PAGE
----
But because it’s not all math and probabilities, things happen. Weaker teams win. That’s why playoffs are so exciting. Longley and Lacey found, in their study, that the playoffs in the NHL had “considerable reranking effects” when compared to the regular season standings. Which begs to question: isn’t the whole point finding out who’s the best?

While increased playoff uncertainty may increase fan demand, it’s not always so straightforward. In their study “Playoff Uncertainty and Pennant Races” (Journal of Sports Economics, 12, 5, 2011) Anthony C. Krautmann et al. used monthly attendance data from MLB for the 1957-2006 period to better capture the effect increased playoff uncertainty would have on fan demand. They found that “the only month in which attendance is affected by [playoff uncertainty] is the month of September”, that is, right at the end of the regular season.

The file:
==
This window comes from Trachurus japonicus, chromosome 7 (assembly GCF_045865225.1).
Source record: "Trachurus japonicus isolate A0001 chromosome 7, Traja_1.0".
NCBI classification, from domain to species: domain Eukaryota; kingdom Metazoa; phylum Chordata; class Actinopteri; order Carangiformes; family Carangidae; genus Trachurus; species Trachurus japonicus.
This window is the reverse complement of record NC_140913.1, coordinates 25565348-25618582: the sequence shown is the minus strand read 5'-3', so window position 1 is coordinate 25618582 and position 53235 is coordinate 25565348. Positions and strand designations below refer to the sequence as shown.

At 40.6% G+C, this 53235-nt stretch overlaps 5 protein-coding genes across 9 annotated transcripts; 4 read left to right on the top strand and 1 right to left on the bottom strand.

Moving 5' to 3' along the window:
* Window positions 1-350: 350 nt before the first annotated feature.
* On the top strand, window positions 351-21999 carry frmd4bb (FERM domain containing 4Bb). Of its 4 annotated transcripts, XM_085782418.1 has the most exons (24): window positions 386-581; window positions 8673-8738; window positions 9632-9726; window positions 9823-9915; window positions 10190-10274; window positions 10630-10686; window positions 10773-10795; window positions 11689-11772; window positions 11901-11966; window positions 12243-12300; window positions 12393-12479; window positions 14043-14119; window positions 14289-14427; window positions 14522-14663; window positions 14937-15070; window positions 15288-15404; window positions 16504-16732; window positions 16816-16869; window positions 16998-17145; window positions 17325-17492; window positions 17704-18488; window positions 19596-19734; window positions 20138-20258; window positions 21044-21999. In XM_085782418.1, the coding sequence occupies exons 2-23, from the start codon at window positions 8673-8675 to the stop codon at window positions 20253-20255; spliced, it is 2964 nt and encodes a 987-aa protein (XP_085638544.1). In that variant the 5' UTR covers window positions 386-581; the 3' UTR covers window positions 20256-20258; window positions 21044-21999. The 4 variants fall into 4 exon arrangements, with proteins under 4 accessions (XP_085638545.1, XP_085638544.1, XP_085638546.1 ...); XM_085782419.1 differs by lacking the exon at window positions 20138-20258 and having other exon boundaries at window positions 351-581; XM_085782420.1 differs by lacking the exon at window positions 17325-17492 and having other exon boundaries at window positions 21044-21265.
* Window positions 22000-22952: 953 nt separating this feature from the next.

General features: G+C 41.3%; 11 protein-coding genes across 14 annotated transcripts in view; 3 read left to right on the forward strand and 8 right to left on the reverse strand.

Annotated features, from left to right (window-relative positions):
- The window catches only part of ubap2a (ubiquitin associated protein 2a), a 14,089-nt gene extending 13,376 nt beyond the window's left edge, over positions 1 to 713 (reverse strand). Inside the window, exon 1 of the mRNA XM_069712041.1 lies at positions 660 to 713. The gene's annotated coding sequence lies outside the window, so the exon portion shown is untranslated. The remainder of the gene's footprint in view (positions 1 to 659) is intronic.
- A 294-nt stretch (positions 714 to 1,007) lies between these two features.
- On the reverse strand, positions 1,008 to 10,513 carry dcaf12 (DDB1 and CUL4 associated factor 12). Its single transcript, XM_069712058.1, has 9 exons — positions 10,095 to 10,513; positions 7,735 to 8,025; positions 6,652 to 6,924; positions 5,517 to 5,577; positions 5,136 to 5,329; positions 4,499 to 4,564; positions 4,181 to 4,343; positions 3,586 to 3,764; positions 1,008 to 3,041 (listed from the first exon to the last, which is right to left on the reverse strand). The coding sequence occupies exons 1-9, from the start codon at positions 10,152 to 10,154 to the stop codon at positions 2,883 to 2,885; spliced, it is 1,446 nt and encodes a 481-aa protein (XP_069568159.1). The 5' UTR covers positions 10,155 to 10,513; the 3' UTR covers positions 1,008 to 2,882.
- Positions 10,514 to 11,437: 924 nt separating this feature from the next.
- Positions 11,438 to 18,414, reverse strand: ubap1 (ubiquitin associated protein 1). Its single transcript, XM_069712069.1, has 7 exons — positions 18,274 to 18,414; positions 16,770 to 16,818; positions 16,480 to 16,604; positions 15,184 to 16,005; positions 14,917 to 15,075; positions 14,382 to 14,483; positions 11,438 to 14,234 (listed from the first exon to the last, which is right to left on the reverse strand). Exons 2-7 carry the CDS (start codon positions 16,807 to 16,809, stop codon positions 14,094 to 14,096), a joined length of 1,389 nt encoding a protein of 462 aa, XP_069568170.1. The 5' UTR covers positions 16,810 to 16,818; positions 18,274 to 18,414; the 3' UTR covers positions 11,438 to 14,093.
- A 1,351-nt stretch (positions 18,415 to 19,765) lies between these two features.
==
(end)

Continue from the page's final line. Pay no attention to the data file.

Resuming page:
If it takes, on average, 1,3 points per game to make the playoffs in the Finnish hockey league (using the same data as before), can we really afford to bring that any lower? To make more early-season games relatively insignificant and thus more uninteresting to fans?

Can we really?

 

* The seeds through 7 to 10 play a round, usually best-out-of-3 or 5, to determine which two teams play against seeds 1 and 2.

Edit: Edited to add graphics on the number of teams making the post-season in each league at the reguest of my good friend and self-appointed social media consultant H, who doesn’t like to read too many numbers in a row. -Nov 10, 2014